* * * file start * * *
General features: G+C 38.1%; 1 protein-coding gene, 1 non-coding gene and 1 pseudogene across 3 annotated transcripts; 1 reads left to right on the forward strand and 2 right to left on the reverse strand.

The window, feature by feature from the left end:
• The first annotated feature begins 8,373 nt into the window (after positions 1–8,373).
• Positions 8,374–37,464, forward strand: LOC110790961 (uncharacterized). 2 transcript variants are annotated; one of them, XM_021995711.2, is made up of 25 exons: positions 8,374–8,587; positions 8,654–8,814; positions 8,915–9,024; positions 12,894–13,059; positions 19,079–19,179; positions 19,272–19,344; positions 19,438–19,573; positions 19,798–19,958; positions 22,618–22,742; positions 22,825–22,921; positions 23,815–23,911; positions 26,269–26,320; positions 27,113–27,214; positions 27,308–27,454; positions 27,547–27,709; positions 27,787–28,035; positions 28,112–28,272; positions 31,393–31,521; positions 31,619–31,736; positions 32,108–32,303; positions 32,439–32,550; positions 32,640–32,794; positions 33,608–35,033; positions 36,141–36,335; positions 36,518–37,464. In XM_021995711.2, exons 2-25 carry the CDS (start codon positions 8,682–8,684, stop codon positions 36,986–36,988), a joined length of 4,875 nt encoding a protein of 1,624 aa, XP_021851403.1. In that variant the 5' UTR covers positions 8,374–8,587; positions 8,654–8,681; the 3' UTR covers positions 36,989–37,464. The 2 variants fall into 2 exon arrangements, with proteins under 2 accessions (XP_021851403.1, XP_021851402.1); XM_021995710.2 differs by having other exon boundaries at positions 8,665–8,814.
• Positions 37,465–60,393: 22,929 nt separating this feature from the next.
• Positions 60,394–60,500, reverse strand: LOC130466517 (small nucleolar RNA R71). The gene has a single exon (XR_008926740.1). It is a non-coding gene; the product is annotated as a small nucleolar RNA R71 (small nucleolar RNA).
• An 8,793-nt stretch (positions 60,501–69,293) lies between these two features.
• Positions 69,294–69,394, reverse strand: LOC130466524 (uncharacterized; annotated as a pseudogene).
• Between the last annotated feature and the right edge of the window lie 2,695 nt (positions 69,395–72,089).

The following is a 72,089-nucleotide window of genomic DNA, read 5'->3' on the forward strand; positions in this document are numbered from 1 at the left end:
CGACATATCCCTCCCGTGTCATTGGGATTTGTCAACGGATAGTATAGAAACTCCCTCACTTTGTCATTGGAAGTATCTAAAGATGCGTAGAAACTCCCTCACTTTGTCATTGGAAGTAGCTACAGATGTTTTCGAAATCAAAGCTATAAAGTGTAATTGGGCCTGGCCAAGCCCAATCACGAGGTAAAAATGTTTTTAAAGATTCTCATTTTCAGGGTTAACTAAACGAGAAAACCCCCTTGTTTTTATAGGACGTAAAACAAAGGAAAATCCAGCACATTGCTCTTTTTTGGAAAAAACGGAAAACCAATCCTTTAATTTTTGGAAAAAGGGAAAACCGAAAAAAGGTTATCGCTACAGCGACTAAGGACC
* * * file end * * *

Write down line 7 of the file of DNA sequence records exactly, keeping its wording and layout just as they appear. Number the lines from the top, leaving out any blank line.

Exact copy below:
• An 8,793-nt stretch (positions 60,501–69,293) lies between these two features.